“I’ve wondered how the prevalence of — not just cameras but — video cameras will change society and history. Will history continue to have the tendency to fade into the past as it seems to now? Will ancient history continue to become mythological when we can actually see and hear it?”
The prevalence of video makes me wonder if video evidence will no longer account for much in the future. Not in the sense that it can be doctored and edited (although that too), but in the sense that we no longer have that one crystallized image or video to share. Or even if we do have the only one bit of raw material, that material gets reshaped so often it becomes many. Who knows.
September 25th, 2016 at 10:38 am
“The prevalence of video makes me wonder if video evidence will no longer account for much in the future.”
I’m not sure I follow exactly what you’re seeing here. Photographic evidence — legally speaking — can have value in court, but it’s provenance is crucial (because we know that “photos never lie” is a complete lie).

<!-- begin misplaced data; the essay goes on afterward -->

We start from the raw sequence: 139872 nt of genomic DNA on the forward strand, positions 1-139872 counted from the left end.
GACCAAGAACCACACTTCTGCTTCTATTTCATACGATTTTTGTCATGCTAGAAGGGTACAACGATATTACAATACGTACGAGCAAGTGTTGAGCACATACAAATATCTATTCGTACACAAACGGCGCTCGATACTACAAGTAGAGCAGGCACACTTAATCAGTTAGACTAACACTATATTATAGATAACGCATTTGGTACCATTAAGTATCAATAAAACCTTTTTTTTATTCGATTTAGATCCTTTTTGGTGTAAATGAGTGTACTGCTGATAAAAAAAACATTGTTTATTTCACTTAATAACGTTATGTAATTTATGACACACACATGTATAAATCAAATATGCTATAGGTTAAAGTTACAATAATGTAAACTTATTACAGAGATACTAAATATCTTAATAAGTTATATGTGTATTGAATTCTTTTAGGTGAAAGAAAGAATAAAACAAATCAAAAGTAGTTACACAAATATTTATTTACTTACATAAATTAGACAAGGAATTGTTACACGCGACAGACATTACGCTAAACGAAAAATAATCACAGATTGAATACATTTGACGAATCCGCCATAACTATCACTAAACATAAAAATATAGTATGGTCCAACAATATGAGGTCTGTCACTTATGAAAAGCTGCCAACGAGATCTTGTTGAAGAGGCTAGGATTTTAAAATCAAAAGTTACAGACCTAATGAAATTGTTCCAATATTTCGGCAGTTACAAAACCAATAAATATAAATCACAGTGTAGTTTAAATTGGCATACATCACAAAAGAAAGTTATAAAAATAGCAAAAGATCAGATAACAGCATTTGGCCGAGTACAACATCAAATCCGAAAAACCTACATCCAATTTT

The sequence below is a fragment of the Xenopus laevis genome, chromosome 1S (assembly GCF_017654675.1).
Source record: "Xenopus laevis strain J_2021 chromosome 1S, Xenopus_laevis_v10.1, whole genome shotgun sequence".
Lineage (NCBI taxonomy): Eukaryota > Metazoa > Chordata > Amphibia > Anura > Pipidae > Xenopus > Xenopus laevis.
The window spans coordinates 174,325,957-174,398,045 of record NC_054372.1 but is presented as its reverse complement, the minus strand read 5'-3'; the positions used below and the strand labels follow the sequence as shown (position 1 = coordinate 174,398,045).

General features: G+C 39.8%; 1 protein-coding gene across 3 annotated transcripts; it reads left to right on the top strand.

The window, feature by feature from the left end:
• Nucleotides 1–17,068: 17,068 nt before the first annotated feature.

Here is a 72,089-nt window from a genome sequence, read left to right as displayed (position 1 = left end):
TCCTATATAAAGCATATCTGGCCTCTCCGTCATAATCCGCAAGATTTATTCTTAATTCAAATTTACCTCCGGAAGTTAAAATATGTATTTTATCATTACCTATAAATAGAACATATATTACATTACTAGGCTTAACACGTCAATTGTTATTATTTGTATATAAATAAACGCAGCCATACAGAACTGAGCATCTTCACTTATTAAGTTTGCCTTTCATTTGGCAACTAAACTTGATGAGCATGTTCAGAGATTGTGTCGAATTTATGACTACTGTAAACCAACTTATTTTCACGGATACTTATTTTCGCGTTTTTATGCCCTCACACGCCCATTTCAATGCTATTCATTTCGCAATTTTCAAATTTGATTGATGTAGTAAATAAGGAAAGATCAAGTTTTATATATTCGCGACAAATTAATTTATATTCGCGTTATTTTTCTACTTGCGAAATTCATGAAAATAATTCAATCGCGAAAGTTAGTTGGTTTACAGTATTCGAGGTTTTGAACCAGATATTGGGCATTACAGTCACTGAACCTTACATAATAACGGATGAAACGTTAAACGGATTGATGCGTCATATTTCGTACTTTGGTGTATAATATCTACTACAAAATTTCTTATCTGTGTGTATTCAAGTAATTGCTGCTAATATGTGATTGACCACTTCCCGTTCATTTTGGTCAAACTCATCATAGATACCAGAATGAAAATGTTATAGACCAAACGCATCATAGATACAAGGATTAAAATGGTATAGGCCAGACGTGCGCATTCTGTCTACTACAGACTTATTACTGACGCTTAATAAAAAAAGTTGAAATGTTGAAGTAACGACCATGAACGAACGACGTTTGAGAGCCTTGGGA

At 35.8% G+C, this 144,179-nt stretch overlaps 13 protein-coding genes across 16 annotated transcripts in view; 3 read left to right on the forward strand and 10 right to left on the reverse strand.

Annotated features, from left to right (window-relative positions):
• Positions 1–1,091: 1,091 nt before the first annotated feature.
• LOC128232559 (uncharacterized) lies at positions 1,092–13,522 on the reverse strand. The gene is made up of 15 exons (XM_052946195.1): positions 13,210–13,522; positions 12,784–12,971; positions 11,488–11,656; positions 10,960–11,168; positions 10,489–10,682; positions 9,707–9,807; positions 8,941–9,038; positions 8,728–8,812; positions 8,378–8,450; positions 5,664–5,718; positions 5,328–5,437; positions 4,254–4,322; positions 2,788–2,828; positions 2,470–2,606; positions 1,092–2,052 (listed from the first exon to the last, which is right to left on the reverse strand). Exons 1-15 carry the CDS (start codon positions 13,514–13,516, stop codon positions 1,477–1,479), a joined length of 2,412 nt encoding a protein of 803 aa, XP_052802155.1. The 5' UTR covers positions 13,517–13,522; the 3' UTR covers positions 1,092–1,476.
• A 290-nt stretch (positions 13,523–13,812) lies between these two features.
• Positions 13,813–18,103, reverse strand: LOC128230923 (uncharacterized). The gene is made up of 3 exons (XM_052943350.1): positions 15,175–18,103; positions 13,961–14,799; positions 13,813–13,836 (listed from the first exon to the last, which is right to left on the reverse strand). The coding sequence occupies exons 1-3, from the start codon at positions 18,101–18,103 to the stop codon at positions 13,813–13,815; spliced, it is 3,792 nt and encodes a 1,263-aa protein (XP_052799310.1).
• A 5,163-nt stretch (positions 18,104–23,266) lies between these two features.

If you mean in the “take it for granted” sense, or the “swamped by the multitude” sense, I think some of that is already happening. It’s hard to be iconic in such a vast sea of similar.
(I’m halfway through a two-week stint of dog sitting my friend’s aged Lab. (This dog.) I’ve known her all her life, so we’re doing fine, but it’s really disrupted my normal day-sleep schedule. So I’m kinda out of it!)
September 27th, 2016 at 11:39 am